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The Ohio Train Derailment: What Does This Catastrophe Teach Us About The State Of The Rail Industry

Earlier last month a train carrying toxic chemicals derailed and exploded near the Ohio-Pennsylvania border, the subsequent spillage led to the evacuation of thousands of residents and a controlled burn of the chemicals to limit the potential of a full-scale explosion.

The event is a severe wake-up call to authorities to the potential of far more serious incidents. Although there have so far been no deaths following the Ohio derailment there are concerns over the health implications following exposure to such leaked chemicals.

In particular, concerns have been raised over the burning of the chemicals creating a phosgene and hydrogen chloride plume across the region, a toxic gas which was used as a weapon in the first World War to cause vomiting and breathing issues.

The exact cause of the derailment is unknown and it could be months until investigators come to a clear conclusion. However, reports already suggest that cuts led to ineffective oversight and self-monitoring which brought an already struggling industry to its knees.

Ron Kaminkow, an Amtrak locomotive engineer and former Norfolk Southern freight engineer said, “The Palestine wreck is the tip of the iceberg and a red flag.” Kaminkow, who is secretary for the Railroad Workers United, a non-profit labor group that coordinates with the nation’s rail unions went on to say, “If something is not done, then it’s going to get worse, and the next derailment could be cataclysmic.”

According to the US Department of Transportation, hazardous materials are transported by rail at a rate of approximately 12,000 cars per day, amounting to roughly 4.5 million tons of toxic chemicals shipped annually. Unfortunately, there have been several accidents in recent years, including the explosion of a runaway train in Lac-Megantic, Quebec, which resulted in the deaths of 47 individuals. Additionally, there have been incidents such as the derailment and explosion of a crude oil train in Guernsey, Saskatchewan, and a derailment and fire involving an ethanol train in Kentucky.

The region of Pittsburgh has experienced eight train derailments over the last five years, with approximately 1,700 occurring nationwide, according to the advocacy group Rail Pollution Protection Pittsburgh (RPPP). These incidents highlight the various ways in which things can go wrong. For instance, a 2018 derailment was caused by a track crack that was ignored by rail companies. In another accident, a train collided with a dump truck at a crossing that lacked proper safety equipment.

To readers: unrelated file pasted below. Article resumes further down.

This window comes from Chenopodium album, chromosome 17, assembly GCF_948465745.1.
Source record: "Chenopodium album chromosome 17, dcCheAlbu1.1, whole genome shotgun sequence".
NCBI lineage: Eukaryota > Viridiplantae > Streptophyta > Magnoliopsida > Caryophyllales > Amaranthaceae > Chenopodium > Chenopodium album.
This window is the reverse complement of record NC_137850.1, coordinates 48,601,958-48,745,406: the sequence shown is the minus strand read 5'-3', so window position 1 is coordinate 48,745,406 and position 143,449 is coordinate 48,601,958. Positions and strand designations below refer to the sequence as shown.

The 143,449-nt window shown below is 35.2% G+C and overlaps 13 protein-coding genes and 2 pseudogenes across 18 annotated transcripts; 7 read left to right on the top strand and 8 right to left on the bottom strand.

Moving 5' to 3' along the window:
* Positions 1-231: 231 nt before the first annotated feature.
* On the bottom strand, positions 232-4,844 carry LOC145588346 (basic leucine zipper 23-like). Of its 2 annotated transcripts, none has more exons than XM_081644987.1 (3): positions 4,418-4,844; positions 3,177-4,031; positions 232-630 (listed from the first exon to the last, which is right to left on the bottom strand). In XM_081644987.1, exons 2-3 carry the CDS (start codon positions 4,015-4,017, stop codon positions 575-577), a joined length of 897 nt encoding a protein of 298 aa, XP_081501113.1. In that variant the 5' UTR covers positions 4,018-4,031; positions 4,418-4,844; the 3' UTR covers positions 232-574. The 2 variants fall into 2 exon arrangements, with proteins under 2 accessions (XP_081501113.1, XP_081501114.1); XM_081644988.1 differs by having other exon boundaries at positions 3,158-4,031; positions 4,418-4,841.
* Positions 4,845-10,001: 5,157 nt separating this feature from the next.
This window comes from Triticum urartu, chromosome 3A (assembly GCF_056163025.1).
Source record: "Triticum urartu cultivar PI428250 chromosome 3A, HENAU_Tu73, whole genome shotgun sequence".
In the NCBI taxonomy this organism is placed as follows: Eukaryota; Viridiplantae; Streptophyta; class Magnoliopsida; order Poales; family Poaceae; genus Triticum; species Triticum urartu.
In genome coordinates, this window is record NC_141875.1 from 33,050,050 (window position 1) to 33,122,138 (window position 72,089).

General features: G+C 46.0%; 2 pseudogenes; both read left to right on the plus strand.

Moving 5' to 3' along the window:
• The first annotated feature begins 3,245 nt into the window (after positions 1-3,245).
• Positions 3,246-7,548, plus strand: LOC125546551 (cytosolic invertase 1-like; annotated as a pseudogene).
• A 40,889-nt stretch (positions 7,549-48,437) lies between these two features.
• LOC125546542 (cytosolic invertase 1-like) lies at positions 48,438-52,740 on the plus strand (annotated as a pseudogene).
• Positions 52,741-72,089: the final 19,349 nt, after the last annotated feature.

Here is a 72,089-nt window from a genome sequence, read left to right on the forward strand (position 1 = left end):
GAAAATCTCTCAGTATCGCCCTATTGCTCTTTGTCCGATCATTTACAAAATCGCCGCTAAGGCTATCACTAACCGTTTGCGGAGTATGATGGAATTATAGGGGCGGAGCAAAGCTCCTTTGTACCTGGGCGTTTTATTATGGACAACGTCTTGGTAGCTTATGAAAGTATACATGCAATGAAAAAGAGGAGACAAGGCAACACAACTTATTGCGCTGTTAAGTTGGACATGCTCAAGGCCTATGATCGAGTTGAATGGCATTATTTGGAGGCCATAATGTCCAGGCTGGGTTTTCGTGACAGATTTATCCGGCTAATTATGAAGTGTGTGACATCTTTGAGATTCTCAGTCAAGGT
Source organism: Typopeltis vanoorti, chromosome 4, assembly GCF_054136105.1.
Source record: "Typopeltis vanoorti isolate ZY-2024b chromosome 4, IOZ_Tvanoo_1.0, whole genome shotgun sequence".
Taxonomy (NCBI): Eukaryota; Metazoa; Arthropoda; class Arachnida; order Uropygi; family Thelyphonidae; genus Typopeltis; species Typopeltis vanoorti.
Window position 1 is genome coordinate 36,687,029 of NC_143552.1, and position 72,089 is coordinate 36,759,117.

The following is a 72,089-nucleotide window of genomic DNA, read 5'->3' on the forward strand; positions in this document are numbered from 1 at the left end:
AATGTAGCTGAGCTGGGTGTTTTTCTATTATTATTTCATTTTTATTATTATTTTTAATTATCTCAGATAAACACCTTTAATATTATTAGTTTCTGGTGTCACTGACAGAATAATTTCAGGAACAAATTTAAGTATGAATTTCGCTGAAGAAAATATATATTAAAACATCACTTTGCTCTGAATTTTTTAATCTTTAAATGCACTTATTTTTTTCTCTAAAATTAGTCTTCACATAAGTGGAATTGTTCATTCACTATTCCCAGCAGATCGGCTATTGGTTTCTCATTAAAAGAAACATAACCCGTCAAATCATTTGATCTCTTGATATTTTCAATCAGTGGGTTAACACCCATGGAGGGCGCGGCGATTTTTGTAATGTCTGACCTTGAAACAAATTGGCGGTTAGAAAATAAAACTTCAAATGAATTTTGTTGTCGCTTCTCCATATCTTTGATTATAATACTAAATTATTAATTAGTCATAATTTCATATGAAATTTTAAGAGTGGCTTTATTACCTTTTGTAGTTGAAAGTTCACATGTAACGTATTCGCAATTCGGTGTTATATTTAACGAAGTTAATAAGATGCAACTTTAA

The wreckage of the Norfolk Southern train derailment (Photo: NTSB)

With this in mind, rail transport is expected to increase throughout Ohio as a new Shell plastic plant starts up. The recent approval by the US Department of Transportation (DoT) to allow the transportation of liquefied natural gas (LNG) via rail without additional safety regulations has raised concerns among experts and lawmakers. The rule allows trains to transport 100 or more tank cars filled with up to 30,000 gallons of LNG, primarily from shale fields to saltwater ports.

While proponents of the rule argue that it will provide a more cost-effective and efficient means of transporting natural gas, critics argue that it poses significant safety risks. LNG is a highly volatile and flammable substance, and a derailment or accident involving a train carrying large quantities of it could be catastrophic.

Under the Biden administration, the Department of Transportation has taken steps to address concerns about the transportation of liquefied natural gas (LNG) via rail. In particular, the administration has proposed a suspension of the Trump-era LNG rule, which allowed the substance to be transported via rail without additional safety regulations.

The proposed suspension would replace the existing rule with a new one that includes additional safety measures to mitigate the risks associated with transporting hazardous materials. However, the implementation of the new rule has been delayed twice, with the latest deadline now set for this month.

With more toxic chemicals being transported rail infrastructure alongside its workers are overstretched. Between 2018-2019, 20,000 rail workers were made redundant and the total number of workers dipped below 200,000 for the first time ever. “They have cut the hell out of the workforce, and there are big plans to cut it further,” Kaminkow said. “Just because the rail companies are profitable doesn’t mean they’re healthy.”

Initial reports suggest the train had not been properly inspected before it started its journey. According to the Railroad Workers United, the East Palestine train was rushed and not properly inspected, potentially leading to the derailment. The non-profit organization has pointed to a reduction in inspection staff and the elimination of safety protocols as the cause of the problem.


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